Network When people talk about the Internet of Things (IoT), the most common examples are smart cars, IP-addressable washing machines and Internet-connected nanny cams.
But IoT is coming to the enterprise as well, and IT execs should already be thinking about the ways that IoT will shake up the corporate network.
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“Products and services which were previously outside their domain will increasingly be under their jurisdiction,” says Daniel Castro, senior analyst with the Information Technology and Innovation Foundation, a Washington-based research and educational institute.
So, what are these devices?
Castro says that companies increasingly will be operating in “smart buildings” with advanced HVAC systems that are connected to the rest of the corporate network.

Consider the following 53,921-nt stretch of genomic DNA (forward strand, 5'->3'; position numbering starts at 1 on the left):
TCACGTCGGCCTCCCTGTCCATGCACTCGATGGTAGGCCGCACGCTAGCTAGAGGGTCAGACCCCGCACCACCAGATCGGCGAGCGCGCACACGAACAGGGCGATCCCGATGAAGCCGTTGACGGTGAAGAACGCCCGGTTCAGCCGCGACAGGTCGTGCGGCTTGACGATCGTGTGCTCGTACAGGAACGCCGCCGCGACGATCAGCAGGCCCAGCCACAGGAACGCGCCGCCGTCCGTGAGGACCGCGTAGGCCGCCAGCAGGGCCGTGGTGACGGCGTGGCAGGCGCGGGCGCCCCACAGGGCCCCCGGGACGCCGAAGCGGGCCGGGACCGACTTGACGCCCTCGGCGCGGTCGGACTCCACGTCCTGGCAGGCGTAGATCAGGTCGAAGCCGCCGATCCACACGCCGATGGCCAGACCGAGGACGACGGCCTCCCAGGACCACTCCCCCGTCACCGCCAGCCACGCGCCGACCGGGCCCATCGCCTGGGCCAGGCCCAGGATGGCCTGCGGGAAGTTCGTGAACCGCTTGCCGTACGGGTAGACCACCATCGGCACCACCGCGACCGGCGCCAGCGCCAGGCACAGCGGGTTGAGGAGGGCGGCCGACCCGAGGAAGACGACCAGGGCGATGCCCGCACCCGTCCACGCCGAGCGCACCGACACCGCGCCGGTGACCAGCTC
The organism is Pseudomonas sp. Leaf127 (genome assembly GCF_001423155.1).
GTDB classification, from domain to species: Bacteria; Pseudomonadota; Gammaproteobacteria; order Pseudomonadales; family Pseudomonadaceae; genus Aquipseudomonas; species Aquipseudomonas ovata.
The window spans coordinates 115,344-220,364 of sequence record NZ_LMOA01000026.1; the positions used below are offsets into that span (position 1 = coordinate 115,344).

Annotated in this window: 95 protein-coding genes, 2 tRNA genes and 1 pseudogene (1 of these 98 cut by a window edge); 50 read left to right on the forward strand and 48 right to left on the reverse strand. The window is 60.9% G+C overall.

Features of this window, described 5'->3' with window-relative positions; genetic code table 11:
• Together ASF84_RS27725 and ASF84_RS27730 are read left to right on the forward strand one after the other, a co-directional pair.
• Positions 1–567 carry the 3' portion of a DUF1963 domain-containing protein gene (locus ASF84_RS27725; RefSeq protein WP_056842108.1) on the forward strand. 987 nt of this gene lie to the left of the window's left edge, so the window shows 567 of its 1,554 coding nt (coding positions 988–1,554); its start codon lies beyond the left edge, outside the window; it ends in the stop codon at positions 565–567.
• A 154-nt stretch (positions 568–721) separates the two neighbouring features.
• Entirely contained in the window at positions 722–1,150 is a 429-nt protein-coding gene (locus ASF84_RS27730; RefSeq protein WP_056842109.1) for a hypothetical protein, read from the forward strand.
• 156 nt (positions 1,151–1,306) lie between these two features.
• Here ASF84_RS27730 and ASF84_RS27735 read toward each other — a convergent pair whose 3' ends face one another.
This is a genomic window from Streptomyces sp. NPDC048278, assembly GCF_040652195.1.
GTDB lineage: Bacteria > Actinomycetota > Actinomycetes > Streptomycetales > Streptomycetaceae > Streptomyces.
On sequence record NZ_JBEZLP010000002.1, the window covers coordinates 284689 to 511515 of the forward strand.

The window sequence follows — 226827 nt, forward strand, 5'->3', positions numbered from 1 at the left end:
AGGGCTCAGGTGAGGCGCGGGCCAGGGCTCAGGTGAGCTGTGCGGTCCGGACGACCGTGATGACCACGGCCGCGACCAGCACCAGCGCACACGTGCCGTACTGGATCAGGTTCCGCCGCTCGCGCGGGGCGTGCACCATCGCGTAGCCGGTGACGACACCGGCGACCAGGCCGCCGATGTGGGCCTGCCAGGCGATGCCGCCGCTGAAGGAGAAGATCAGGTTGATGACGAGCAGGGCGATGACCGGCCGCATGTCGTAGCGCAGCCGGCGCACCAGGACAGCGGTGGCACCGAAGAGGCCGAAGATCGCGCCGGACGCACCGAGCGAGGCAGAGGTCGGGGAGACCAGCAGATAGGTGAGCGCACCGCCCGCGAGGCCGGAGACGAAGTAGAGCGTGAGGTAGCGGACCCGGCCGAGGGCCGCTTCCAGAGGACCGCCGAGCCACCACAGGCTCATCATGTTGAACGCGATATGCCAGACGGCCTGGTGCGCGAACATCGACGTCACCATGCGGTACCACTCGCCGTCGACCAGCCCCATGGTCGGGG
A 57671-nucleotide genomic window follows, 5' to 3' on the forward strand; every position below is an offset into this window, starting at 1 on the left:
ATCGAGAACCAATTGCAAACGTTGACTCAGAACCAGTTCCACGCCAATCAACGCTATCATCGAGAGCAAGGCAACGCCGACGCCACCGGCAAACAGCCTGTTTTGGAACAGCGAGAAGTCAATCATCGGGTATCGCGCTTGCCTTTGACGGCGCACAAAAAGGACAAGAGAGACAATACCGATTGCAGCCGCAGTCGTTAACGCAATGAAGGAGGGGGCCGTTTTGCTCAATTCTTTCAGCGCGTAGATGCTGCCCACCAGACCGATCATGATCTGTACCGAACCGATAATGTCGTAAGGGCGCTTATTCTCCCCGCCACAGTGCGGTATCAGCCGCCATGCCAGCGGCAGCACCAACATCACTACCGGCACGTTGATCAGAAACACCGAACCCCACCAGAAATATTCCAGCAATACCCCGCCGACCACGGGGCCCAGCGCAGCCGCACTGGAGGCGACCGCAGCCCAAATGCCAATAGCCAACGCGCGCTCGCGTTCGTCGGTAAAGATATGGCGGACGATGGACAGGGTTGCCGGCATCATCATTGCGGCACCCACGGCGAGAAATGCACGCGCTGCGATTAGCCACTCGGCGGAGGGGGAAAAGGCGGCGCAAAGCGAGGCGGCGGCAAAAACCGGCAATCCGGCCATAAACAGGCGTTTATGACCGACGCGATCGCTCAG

Many utility companies will be deploying Web-connected smart meters at customers’ facilities to allow for remote monitoring.
Companies are tying their physical security to their network security, so that data from security cameras and authentication readers are coming under the purview of enterprise IT.
Retailers such as WalMart, Target and Best Buy already use RFID and other tracking technologies to manage supply chain logistics, says IDC’s Michael Fauscette. IoT is a natural next step.
Then there’s “operational technology,” where enterprise assets such as manufacturing equipment, fleet trucks, rail cars, even patient monitoring equipment in hospitals, become networked devices, says Hung LeHong, research vice president at Gartner.